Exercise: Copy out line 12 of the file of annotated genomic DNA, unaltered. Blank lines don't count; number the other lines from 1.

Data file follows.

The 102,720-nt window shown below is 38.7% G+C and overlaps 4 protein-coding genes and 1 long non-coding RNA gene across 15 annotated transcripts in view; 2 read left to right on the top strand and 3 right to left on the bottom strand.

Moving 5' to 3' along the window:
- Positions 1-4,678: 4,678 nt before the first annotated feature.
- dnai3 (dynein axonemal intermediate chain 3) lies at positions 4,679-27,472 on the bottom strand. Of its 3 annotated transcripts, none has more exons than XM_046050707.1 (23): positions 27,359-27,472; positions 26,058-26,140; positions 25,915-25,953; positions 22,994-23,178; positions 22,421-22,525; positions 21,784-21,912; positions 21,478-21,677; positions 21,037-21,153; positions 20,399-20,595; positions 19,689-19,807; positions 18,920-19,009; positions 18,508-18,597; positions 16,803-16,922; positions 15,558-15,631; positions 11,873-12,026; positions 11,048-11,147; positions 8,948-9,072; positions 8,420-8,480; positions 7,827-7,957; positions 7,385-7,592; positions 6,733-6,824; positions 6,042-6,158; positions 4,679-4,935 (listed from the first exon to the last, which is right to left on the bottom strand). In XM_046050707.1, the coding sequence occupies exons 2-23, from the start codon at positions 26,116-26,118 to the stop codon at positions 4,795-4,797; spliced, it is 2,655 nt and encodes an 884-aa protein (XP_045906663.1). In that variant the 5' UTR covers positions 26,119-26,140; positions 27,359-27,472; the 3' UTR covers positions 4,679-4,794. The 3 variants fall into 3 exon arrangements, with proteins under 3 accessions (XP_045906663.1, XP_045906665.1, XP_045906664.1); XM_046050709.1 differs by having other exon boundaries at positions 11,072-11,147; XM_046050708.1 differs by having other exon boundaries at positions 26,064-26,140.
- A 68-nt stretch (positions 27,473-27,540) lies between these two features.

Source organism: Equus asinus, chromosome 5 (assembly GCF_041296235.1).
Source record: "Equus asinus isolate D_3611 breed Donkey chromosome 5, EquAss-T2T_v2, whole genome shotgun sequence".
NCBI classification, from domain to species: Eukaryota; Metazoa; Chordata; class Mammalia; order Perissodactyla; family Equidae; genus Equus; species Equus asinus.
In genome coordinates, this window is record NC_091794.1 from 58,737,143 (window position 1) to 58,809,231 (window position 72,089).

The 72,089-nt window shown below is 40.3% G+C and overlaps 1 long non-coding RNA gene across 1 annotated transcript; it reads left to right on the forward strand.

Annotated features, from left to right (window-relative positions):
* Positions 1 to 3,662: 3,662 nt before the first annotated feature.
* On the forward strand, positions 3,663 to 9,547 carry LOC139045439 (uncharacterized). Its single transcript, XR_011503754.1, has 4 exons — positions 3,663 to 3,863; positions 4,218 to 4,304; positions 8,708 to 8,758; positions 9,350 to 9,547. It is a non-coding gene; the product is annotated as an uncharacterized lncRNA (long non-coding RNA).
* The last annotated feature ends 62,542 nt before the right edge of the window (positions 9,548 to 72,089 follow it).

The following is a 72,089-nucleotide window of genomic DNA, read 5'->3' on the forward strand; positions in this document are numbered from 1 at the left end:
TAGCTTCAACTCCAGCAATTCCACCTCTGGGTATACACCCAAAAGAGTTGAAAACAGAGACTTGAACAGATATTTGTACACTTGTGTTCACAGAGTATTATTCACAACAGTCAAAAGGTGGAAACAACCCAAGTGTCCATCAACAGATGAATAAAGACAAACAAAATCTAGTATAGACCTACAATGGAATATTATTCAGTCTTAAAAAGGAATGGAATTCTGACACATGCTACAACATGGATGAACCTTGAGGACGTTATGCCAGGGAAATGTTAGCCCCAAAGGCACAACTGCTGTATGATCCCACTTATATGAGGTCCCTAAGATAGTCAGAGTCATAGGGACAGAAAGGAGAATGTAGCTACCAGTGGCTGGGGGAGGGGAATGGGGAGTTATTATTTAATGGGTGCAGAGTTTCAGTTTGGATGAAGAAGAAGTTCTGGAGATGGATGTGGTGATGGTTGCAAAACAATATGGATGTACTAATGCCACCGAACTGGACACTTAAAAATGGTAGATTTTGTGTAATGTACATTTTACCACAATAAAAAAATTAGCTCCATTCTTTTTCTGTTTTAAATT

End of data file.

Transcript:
* Positions 1 to 3,662: 3,662 nt before the first annotated feature.